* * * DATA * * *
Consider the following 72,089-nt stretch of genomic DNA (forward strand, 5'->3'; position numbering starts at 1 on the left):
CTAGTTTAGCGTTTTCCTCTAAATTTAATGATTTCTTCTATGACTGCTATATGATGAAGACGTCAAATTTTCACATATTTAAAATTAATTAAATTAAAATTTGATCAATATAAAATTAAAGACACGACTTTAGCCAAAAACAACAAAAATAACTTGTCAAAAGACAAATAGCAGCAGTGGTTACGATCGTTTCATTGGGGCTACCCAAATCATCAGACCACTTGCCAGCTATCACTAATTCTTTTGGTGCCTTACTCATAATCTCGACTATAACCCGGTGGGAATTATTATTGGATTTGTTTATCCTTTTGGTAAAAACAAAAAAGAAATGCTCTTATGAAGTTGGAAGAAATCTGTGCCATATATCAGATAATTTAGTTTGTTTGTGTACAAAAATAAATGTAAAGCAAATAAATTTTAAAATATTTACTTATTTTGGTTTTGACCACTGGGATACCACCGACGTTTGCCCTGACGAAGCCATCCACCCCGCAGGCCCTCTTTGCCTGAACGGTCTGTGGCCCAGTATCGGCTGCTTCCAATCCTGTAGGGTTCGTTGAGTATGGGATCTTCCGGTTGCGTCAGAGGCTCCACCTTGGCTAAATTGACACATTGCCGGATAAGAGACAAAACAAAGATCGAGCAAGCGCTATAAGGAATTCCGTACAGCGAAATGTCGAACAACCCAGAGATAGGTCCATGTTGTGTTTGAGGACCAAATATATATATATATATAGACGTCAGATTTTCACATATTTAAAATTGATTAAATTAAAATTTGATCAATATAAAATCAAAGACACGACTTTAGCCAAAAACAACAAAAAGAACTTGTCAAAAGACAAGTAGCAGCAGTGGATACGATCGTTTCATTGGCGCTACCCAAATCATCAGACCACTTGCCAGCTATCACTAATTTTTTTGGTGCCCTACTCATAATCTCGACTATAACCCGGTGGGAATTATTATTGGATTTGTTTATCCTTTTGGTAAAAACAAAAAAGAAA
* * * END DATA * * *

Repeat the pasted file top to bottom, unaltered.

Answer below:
Consider the following 72,089-nt stretch of genomic DNA (forward strand, 5'->3'; position numbering starts at 1 on the left):
CTAGTTTAGCGTTTTCCTCTAAATTTAATGATTTCTTCTATGACTGCTATATGATGAAGACGTCAAATTTTCACATATTTAAAATTAATTAAATTAAAATTTGATCAATATAAAATTAAAGACACGACTTTAGCCAAAAACAACAAAAATAACTTGTCAAAAGACAAATAGCAGCAGTGGTTACGATCGTTTCATTGGGGCTACCCAAATCATCAGACCACTTGCCAGCTATCACTAATTCTTTTGGTGCCTTACTCATAATCTCGACTATAACCCGGTGGGAATTATTATTGGATTTGTTTATCCTTTTGGTAAAAACAAAAAAGAAATGCTCTTATGAAGTTGGAAGAAATCTGTGCCATATATCAGATAATTTAGTTTGTTTGTGTACAAAAATAAATGTAAAGCAAATAAATTTTAAAATATTTACTTATTTTGGTTTTGACCACTGGGATACCACCGACGTTTGCCCTGACGAAGCCATCCACCCCGCAGGCCCTCTTTGCCTGAACGGTCTGTGGCCCAGTATCGGCTGCTTCCAATCCTGTAGGGTTCGTTGAGTATGGGATCTTCCGGTTGCGTCAGAGGCTCCACCTTGGCTAAATTGACACATTGCCGGATAAGAGACAAAACAAAGATCGAGCAAGCGCTATAAGGAATTCCGTACAGCGAAATGTCGAACAACCCAGAGATAGGTCCATGTTGTGTTTGAGGACCAAATATATATATATATATAGACGTCAGATTTTCACATATTTAAAATTGATTAAATTAAAATTTGATCAATATAAAATCAAAGACACGACTTTAGCCAAAAACAACAAAAAGAACTTGTCAAAAGACAAGTAGCAGCAGTGGATACGATCGTTTCATTGGCGCTACCCAAATCATCAGACCACTTGCCAGCTATCACTAATTTTTTTGGTGCCCTACTCATAATCTCGACTATAACCCGGTGGGAATTATTATTGGATTTGTTTATCCTTTTGGTAAAAACAAAAAAGAAA